Environmental Engineering Reference
istics) through which it is possible to describe a certain phenomenon. The
indicators must be representative of the current as well as the final envi-
ronmental status, so that a simple comparison operation makes it possible
to identify the variation. Both indicators and environmental components
are selected via a scoping phase, depending on the issue under examina-
tion. In this phase, consultative activities with the local communities,
aimed at integrating the knowledge of the evaluating experts become
Returning to the atmosphere-air quality component, about 3,000 air-
contaminating substances have been classified, mostly deriving from
human activities. The principal pollutants include carbon monoxide, sulfur
and nitrogen oxides, benzene, ozone, and particulate matter.
Within the frame of the core environmental indicators for urban air
quality description, the Organisation for Economic Co-operation and
Development (OECD) uses air pollutant concentrations as a status indica-
tor in relation to population exposure to such pollutants. The OECD uses
the so-called pressure-status-response (PSR) model to describe a country's
advance as to its environment. A frequent model for the elaboration of the
VAS environmental reports is the Driving forces-Pressures-States-Impacts-
Responses (DPSIR) model, an evolution of the PSR. It allows one to corre-
late the information describing the status and the modifications of a certain
environmental context, by following a logical scheme. The DPSIR model is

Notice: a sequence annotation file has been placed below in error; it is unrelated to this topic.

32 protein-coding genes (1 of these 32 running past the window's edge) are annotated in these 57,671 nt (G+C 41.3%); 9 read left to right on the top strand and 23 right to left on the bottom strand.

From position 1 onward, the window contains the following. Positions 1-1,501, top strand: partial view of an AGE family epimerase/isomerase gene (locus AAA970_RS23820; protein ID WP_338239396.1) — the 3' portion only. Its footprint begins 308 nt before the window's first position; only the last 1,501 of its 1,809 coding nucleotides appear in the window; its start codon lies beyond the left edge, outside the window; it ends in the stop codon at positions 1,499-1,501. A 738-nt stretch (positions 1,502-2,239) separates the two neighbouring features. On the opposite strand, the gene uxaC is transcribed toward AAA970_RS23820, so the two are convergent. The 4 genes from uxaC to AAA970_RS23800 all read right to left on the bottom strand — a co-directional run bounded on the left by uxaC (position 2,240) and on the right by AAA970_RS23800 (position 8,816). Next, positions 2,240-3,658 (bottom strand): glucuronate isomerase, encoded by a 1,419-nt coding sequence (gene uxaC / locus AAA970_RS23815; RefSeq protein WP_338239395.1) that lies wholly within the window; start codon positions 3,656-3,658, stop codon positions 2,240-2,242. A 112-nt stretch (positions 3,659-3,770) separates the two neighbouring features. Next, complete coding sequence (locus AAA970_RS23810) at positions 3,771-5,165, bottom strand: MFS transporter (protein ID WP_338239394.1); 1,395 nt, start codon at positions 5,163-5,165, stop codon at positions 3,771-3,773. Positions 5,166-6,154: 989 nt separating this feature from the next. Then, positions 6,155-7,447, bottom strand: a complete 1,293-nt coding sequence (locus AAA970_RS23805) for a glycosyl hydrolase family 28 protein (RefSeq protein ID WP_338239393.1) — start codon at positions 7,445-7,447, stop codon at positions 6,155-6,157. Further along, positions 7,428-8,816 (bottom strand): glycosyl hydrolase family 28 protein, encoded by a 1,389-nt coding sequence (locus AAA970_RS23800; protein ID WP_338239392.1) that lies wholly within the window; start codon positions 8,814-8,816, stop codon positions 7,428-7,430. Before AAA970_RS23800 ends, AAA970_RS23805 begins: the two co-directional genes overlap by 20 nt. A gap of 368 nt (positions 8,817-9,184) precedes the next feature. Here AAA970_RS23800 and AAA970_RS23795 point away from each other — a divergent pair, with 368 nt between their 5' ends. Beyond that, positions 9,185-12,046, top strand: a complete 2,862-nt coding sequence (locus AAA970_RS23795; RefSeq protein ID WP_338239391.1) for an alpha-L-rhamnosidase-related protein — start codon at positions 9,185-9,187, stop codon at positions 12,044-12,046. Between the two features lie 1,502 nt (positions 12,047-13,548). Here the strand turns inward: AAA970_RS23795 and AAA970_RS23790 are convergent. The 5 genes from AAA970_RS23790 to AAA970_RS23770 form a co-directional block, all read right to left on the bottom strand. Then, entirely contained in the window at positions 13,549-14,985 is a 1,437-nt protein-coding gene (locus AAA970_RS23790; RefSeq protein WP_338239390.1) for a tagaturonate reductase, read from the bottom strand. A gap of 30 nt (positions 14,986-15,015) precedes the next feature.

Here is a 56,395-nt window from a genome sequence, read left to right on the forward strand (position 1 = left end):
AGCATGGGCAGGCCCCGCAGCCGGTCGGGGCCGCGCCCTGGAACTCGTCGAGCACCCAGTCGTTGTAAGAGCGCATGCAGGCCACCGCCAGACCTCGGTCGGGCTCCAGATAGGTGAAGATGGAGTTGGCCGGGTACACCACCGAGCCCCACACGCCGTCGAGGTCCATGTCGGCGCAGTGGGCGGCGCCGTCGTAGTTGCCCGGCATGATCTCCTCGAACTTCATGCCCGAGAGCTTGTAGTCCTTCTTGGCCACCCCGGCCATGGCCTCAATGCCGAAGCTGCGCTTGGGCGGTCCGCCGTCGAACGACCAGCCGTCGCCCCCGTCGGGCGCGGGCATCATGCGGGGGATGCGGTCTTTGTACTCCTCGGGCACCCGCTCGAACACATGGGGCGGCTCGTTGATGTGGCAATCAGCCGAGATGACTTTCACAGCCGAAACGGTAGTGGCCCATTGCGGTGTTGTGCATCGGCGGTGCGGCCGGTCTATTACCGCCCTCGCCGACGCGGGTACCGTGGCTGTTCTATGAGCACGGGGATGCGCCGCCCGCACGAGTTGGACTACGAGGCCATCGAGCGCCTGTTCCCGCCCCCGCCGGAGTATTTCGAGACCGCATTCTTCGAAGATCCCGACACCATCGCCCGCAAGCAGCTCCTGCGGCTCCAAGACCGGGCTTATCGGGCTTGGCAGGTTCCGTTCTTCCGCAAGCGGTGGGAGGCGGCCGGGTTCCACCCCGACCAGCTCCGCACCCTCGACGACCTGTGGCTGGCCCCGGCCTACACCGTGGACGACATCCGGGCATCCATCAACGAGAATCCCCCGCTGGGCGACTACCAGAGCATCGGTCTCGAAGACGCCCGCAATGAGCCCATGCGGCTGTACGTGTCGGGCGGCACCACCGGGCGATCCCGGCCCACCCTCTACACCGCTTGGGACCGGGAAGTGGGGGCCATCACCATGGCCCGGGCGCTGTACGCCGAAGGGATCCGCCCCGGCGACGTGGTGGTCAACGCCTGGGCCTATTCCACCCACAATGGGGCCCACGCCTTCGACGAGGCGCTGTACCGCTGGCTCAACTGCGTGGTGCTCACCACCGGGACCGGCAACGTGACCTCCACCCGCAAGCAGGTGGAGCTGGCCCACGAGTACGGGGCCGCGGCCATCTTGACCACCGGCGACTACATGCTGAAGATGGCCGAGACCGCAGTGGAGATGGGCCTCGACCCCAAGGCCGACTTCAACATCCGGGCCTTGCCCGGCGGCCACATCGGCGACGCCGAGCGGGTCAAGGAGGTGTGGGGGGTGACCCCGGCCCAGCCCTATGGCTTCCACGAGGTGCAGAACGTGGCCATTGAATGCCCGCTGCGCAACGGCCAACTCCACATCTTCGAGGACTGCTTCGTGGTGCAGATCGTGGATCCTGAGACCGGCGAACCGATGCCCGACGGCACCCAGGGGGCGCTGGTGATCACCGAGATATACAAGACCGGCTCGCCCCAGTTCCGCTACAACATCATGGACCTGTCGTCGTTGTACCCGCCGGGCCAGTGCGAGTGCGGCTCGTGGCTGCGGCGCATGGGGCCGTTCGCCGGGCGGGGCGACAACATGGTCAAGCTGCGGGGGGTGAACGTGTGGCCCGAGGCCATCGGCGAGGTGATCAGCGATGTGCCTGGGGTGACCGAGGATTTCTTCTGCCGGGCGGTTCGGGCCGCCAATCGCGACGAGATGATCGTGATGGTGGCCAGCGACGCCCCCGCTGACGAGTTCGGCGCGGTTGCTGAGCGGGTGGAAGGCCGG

not “rigid,” i.e., a component may have different roles (determinant,
impact, and so on) depending on logical scheme construction.
A further concept to introduce for the definition of an environmental
quality evaluation method is that of the threshold limit value. In the previ-
ously mentioned example regarding the atmosphere-air quality component,
the threshold limit value is a limit value for the concentration of the pollu-
tant in the atmosphere. The threshold limit values are typically identified
by international research institutes. Then, each country adopts them
through the legislative process.
The use of the DPSIR model therefore consists of:
Analyzing a “determinant” (e.g., car traffic).
Evaluating “pressures” throughout the assessment/direct measuring of
the consequent emissions (e.g., NO2).
Analyzing the “status” through the direct measurement of the pollutant
concentration, and subsequently evaluate current air quality.
Evaluating the “impact” of a potential car traffic variation through an
assessment of the “status” variation (i.e., variation in the pollutant con-
centration), comparing it with the threshold limit values identified by
scientific research and by the legislative process.
Hypothesizing any “responses” (mitigation and oriented measures), if